Most times blobs shouldn't be stored in the database at all. Access restriction can be handled via the OS.
In case blobs will be stored in the database there should be only one blob table in the whole system. The access to the proper data will be done via the unique PK. See primary key discussion below.
As described earlier huge databases containing many tables and blob fields tend to corrupt faster.
The main condition for proper key design is the understanding that two unique keys have to be considered:
The primary key is nothing else then a physical unique identifier for every single row. Most RDBMs have this key implemented for internal use, but not available for the programmers use.
The primary key must to be stable. With other words it can NEVER be changed.
The primary key must never be the same as the logical key, because the logical key is made up of entities whose values can change.
Way too often databases contain many tables where an additional field was added to force the uniqueness of the logical key: e.g. A_ID got a SEQ_NUM added for that sole purpose. Meaning keys represent a hierarchy among the data. This is inflexible and limits the number of levels. And it is plain wrong.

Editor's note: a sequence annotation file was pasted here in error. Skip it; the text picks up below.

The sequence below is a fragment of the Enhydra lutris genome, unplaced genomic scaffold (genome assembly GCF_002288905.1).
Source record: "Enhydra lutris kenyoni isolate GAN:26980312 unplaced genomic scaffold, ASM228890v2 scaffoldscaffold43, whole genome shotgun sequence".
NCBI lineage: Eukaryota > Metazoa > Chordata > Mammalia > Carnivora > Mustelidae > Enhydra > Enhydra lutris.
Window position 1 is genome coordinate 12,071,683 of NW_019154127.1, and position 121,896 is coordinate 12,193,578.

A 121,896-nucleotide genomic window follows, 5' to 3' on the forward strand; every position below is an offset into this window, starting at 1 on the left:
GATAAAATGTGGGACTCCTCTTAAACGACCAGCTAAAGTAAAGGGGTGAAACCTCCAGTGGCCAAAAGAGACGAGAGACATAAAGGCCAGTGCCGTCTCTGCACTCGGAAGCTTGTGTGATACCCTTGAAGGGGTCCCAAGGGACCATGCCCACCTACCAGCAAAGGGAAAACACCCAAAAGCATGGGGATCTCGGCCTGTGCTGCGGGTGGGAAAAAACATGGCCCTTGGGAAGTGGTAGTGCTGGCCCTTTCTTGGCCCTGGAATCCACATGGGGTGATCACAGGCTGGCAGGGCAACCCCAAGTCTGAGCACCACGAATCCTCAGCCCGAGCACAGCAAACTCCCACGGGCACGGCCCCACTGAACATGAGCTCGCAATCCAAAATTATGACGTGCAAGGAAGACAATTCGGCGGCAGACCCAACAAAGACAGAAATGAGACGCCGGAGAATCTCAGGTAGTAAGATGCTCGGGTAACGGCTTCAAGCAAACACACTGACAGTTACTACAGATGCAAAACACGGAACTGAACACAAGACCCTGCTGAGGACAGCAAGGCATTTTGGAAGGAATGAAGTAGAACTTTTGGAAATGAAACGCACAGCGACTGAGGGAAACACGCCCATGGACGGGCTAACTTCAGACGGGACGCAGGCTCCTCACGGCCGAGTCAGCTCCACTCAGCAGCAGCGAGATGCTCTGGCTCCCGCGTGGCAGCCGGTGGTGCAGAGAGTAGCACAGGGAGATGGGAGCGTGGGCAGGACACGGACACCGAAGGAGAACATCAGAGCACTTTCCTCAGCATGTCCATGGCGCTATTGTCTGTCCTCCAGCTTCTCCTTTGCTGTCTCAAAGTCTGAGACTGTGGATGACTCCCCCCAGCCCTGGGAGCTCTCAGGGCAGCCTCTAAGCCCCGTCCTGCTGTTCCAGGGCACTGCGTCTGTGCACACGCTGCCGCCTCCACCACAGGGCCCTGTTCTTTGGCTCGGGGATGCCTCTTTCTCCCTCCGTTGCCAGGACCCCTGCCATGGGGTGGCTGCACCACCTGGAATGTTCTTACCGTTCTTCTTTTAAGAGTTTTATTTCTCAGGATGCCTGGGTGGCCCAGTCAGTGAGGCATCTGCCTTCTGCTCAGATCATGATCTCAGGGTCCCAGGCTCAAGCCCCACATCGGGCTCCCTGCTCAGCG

If a logical key is used as primary key and this key is changed all foreign key references to this table have to be updated. Migration of logical keys used as primary keys will have terrible implications on database flexibility. A primary key independent of all attributes or relationships allows changes to the logical key without cascading changes. It allows maintaining data easily and sufficiently.
Another major advantage is the minimal impact when adding attributes to the logical key. Since entities are defined by relationships programmers are tempted to use foreign key columns in the primary key. As stated above this is bad practice because changing the primary key will lead to major changes in all client applications and stored procedures. When using a real primary key there would be only the change to the logical key in the involved tables and any place where inserts and updates happen. All references to primary keys stay the way they are.